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User-Provided, Domain-Specific Password Salts to Prevent Password Reuse Disclosure Number: IPCOM000224789D
Publication Date: 2013-Jan-03
Document File: 3 page(s) / 54K

Publishing Venue

The Prior Art Database


Herein is described a method for salting passwords with user generated values.

This text was extracted from a PDF file.
This is the abbreviated version, containing approximately 51% of the total text.

Page 01 of 3

User-Provided, Domain-Specific Password Salts to Prevent Password Reuse

In 2012 there have been an increasing number of password breaches within major web sites. Passwords retrieved in plaintext from one server are used to attack other web sites with the same user/ID combination. The attacks are often successful because lazy users choose the same IDs and passwords for every web site.

Some users avoid this problem by salting their passwords using the domain name. For example, a clever user may salt their password to be "passw0rd-EXAMPLESITE", creating a unique value that is also easy to remember. However, lazy users are unlikely to make the effort, and simple predictable salts add little security in the long-run.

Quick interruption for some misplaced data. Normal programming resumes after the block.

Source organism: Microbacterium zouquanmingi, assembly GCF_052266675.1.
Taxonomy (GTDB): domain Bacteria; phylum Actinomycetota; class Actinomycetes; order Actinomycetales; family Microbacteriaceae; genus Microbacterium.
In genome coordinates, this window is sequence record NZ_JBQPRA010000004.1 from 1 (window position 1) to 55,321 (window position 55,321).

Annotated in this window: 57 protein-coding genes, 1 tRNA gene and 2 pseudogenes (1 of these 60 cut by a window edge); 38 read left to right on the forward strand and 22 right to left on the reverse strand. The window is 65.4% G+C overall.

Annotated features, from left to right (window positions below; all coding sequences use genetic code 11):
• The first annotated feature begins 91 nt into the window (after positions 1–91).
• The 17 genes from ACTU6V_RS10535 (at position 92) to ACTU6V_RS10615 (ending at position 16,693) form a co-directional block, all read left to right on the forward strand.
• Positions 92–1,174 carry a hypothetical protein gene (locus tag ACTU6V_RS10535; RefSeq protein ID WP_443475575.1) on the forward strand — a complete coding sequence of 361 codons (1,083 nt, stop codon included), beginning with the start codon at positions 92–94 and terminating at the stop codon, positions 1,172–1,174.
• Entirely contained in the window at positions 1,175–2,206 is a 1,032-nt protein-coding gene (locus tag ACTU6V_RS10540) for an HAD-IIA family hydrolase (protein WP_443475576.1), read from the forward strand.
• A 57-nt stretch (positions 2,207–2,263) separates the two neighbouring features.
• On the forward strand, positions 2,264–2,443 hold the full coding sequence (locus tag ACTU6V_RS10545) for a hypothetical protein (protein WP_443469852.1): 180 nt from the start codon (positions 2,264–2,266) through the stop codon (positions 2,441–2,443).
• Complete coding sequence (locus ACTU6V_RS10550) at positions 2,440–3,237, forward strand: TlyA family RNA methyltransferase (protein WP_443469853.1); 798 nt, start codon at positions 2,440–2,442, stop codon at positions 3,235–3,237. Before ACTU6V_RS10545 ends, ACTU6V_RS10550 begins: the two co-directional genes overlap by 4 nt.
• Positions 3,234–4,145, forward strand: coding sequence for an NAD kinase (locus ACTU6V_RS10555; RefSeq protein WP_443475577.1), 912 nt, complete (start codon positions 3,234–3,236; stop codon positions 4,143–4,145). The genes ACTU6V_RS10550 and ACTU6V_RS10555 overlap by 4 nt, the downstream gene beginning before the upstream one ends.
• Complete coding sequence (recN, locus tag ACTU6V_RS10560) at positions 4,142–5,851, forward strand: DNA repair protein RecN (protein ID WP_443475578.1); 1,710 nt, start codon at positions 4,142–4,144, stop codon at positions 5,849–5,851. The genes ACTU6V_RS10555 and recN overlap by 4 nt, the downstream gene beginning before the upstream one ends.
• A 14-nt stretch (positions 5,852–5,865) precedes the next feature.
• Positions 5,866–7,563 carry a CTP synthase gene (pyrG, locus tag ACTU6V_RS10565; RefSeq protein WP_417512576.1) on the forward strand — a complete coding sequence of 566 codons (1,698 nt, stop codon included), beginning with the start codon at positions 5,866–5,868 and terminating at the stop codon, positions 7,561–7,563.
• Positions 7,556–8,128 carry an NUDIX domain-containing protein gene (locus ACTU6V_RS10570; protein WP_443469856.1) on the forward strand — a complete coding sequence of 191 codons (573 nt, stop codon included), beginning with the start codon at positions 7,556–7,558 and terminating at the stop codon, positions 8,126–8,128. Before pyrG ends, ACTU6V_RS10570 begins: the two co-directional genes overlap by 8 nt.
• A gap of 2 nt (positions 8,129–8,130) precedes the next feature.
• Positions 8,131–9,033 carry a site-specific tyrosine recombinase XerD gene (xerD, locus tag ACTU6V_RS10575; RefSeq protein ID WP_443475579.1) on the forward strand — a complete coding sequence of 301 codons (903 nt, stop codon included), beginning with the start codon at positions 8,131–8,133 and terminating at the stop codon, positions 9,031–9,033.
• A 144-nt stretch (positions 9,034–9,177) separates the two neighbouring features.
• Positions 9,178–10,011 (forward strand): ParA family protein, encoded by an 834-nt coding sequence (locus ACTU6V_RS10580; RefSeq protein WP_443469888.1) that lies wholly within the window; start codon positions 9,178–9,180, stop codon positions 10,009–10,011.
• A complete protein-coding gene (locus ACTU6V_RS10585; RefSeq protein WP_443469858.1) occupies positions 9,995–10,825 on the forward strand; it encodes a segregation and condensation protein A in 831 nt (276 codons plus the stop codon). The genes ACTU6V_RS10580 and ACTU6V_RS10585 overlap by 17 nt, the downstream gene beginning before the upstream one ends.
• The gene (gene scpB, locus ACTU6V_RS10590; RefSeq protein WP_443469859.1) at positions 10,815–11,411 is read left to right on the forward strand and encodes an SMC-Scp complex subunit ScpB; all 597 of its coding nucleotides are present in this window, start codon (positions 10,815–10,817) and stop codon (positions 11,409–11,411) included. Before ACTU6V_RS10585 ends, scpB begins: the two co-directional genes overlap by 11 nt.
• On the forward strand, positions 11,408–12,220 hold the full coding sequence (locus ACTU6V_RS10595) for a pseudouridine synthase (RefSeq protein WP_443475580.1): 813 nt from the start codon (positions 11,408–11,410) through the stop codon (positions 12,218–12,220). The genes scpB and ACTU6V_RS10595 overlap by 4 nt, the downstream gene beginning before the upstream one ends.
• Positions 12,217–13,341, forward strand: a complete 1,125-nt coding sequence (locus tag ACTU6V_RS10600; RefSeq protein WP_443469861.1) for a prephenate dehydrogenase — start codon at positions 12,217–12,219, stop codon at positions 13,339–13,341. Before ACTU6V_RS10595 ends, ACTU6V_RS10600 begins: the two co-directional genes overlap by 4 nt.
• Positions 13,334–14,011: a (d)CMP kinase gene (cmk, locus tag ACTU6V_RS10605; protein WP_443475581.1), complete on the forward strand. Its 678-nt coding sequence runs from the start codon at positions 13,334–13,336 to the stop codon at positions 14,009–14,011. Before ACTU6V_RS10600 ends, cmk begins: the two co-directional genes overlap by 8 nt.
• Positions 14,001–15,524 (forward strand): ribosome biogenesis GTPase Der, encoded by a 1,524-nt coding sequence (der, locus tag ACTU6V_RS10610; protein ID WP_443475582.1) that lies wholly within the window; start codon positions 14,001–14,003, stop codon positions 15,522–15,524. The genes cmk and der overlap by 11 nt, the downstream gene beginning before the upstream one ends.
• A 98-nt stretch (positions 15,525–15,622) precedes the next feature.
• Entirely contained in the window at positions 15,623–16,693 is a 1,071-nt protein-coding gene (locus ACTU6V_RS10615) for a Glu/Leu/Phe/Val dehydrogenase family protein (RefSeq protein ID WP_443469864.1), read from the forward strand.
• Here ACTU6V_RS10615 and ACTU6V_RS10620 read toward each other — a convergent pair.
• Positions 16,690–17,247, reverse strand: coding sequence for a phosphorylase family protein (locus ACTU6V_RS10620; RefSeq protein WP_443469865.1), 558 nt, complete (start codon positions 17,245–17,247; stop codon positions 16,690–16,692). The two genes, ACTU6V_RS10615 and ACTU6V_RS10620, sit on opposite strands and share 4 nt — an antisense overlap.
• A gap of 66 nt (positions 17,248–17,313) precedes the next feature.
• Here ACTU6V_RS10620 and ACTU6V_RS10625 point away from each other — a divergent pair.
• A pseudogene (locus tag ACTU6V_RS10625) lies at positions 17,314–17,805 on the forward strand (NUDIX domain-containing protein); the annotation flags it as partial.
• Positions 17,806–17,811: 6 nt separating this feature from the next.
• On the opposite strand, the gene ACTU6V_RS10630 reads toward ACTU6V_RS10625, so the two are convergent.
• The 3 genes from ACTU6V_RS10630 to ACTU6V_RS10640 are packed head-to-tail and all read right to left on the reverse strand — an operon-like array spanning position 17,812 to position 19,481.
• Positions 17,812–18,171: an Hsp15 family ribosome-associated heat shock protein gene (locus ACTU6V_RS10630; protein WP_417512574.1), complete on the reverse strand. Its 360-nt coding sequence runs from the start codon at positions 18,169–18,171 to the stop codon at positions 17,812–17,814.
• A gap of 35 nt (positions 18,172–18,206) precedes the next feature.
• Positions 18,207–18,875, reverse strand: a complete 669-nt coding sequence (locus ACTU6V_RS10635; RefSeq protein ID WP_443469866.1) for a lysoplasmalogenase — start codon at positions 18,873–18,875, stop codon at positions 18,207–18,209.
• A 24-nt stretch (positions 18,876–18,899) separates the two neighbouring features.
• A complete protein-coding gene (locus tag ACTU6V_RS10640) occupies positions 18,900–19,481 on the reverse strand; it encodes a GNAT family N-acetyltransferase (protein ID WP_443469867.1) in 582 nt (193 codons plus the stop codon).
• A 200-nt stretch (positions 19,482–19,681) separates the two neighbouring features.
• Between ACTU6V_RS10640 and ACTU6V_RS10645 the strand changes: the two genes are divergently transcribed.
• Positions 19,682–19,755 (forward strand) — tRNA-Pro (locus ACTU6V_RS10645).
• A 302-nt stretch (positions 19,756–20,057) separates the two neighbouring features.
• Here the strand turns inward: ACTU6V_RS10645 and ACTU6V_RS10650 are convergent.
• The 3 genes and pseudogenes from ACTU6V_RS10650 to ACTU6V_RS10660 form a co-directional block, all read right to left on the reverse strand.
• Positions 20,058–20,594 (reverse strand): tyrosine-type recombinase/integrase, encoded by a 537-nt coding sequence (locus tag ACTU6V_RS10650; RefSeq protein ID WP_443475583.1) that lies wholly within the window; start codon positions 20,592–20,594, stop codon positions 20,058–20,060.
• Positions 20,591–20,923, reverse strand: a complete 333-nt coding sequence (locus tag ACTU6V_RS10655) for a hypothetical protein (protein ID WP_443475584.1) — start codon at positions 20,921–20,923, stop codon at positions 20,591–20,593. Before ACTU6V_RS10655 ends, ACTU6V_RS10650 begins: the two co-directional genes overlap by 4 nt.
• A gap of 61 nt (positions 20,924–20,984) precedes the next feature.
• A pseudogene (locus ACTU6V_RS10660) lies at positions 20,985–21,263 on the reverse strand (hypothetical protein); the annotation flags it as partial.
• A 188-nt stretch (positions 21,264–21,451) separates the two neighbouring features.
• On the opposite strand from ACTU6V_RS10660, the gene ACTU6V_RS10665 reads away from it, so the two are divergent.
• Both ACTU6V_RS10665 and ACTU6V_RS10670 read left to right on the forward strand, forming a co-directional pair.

This invention proposes a number of methods to encourage or require users to create unique passwords for each site.

Even short or easily attacked site-specific portions of the password can be effective mitigation against automated password reuse attacks.

Potentially novel aspects of this invention:

1. Combining user passwords with mandatory site-specific passwords

2. Use of other media such as random pictures, video or text to generate simple user-specific content

3. Use of an inkblot in simple site-specific password entry

4. Use of CAPTCHAs or other server-generated content in simple site-specific password entry

5. Combination of multiple sever-generated elements for site-specific password entry

6. Validation of site-specific password using separate password complexity requirements

   7. Hashing of passwords and site-specific portions on the client to mitigate password exposures
Web sites would provide two forms for the user enter their password, one portion for a complex password that the user is likely to reuse, and one portion for a simple password unique to the visited site:

The web site's HTML then simply combines the two values, possibly using a site-unique 1-directional method, and that effectively becomes the user's password.

However, the separation in forms provides no incentive for users to generative a unique salt value for each site. Lazy users will still use the same values across sites, or just enter their password twice.

To encourage us...